Years ago, I moved to a tiny town in Alaska. At the time, I didn’t know what career I wanted. Little did I know that I would become a scientist and an explorer. But today, that’s just what I am. I am a geographer and glaciologist. That’s someone who studies glaciers around the world.
When I was young, I had never met a scientist, let alone a female scientist. I didn’t know that science was an option for me. But my dad always told me to focus on what I loved and a career would follow.
I loved the outdoors. So, I moved to Skagway, Alaska, to work outside. It was there I fell in love with glaciers. A glacier is a moving river of ice that flows over Earth’s surface. The mountains around Skagway are full of them. The valley, or fjord, where Skagway sits was even made by a glacier!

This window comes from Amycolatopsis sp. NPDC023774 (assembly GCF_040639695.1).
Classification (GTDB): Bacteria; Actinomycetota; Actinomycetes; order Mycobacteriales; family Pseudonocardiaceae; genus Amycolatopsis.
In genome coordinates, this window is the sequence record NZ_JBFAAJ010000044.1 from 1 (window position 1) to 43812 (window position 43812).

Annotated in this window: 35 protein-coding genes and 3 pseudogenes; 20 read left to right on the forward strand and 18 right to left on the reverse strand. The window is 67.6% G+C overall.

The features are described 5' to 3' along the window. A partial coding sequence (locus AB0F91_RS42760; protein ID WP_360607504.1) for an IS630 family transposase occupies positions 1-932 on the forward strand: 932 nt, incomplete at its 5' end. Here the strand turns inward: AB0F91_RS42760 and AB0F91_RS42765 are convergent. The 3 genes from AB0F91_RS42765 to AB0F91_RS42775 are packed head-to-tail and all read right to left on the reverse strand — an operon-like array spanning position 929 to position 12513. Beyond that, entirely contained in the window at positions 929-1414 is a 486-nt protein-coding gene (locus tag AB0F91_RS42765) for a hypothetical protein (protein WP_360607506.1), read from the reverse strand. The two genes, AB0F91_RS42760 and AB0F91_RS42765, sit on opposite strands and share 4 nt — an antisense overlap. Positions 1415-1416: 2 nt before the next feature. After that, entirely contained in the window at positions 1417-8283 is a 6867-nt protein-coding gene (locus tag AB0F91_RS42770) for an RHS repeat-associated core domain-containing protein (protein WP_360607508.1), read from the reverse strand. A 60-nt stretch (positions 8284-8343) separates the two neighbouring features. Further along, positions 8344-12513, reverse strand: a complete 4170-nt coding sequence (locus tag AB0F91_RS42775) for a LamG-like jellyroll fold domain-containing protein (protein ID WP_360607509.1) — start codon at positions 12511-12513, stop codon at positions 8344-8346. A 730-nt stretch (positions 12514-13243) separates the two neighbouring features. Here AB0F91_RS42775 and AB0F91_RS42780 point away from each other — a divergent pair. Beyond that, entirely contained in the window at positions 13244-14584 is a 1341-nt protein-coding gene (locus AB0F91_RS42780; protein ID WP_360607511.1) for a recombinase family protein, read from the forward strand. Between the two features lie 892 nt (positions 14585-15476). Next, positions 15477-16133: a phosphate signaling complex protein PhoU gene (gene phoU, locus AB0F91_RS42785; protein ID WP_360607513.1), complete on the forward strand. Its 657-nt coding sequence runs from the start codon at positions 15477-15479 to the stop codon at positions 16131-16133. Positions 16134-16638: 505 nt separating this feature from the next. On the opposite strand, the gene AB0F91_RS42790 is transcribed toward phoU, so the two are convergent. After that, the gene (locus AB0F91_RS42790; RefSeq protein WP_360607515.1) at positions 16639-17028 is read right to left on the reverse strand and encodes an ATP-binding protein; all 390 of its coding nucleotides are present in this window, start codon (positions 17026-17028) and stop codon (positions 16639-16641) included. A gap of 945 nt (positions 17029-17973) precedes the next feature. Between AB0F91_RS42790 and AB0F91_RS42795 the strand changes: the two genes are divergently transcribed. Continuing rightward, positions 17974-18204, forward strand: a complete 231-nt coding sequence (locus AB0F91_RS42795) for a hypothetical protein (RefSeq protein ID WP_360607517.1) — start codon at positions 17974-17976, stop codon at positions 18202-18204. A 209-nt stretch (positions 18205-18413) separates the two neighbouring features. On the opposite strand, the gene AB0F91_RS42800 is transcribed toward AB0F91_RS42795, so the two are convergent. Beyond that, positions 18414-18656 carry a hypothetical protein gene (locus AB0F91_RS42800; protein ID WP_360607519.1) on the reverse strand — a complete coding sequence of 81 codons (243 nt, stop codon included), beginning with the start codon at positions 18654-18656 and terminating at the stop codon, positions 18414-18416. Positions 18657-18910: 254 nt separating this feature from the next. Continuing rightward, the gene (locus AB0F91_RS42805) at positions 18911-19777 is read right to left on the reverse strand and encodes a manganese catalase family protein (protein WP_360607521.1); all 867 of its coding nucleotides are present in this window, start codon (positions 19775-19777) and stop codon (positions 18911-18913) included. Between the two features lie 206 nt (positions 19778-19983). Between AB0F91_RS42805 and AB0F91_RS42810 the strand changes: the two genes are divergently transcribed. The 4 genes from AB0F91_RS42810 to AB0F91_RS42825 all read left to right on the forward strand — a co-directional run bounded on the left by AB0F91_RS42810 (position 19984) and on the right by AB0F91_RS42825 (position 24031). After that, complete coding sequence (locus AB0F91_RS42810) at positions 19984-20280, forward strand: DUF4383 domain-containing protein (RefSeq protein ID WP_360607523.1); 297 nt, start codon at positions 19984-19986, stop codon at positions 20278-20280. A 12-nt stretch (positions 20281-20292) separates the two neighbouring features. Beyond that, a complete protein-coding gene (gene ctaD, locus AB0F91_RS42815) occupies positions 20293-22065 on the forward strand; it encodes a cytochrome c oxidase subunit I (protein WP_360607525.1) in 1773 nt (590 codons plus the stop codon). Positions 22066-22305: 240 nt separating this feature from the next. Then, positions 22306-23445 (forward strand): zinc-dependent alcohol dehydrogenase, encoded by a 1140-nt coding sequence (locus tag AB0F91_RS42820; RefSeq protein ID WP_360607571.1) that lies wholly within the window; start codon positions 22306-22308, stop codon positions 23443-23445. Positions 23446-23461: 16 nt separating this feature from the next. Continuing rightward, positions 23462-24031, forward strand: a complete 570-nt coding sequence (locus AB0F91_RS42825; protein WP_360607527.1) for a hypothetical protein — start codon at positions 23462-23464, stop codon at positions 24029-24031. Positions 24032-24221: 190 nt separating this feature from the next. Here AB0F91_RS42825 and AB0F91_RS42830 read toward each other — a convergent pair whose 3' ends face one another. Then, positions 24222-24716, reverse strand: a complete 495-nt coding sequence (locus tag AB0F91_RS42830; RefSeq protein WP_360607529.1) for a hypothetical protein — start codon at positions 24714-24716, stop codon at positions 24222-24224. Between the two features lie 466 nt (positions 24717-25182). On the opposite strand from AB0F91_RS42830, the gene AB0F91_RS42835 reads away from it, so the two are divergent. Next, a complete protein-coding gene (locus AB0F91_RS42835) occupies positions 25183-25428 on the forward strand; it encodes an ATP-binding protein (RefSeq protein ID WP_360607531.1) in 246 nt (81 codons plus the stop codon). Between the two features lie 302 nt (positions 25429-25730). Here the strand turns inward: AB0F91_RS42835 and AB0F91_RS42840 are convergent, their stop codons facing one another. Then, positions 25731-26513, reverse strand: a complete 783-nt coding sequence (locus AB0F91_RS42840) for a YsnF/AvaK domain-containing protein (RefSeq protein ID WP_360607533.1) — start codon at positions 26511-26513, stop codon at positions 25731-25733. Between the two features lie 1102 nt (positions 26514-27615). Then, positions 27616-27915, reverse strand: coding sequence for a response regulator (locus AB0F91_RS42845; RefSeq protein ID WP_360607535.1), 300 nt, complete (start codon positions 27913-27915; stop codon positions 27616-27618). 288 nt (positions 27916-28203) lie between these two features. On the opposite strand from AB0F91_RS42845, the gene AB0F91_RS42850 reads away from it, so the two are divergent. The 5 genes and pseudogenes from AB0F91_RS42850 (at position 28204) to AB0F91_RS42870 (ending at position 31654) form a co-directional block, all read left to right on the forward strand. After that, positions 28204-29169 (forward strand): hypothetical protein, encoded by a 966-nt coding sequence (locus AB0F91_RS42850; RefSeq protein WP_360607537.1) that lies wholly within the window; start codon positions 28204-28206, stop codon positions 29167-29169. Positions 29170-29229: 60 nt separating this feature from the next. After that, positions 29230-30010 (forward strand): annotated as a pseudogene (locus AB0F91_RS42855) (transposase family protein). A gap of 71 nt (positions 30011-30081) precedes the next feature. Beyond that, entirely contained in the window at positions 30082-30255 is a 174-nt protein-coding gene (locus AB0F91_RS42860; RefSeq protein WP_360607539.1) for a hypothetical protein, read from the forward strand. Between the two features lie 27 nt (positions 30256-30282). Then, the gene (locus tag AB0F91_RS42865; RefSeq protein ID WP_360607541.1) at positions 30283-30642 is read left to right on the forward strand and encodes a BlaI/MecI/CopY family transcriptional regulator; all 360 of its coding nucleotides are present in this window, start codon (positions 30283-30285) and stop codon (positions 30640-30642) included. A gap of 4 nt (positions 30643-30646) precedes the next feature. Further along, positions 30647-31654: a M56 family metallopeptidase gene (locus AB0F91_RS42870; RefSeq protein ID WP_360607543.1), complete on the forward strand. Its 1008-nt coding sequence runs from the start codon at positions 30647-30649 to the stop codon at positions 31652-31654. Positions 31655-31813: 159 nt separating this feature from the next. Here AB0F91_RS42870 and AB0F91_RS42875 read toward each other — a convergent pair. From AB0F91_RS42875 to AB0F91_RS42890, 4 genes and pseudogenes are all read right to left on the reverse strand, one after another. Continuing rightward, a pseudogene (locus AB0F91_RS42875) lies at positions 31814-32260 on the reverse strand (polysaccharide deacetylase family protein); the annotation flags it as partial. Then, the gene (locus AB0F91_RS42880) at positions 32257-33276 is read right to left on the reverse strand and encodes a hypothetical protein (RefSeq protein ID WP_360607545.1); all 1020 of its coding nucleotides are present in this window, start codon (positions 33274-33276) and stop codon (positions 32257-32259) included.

Skagway, Alaska, is in a valley made by a glacier long ago.
For a long time, Skagway had the perfect ingredients to grow glaciers. It had snow, cold temperatures, and time. All three work together. Snow falls and stacks up. Cold temperatures keep that stacked snow from melting. Over time, the snow stacks up until it is hundreds of meters thick. Only then will it turn into glacier ice.
How? Close your eyes and imagine a single snowflake. It doesn’t weigh very much. Now imagine millions and millions stacked on top of each other. What happens to that snowflake at the bottom? The pressure and weight of all the snow squishes down to form “firn.” Over decades, firn compresses into dense glacial ice! Glacial ice is so hard that, when it moves over the land, it can scrape and smooth rock—just like sandpaper does.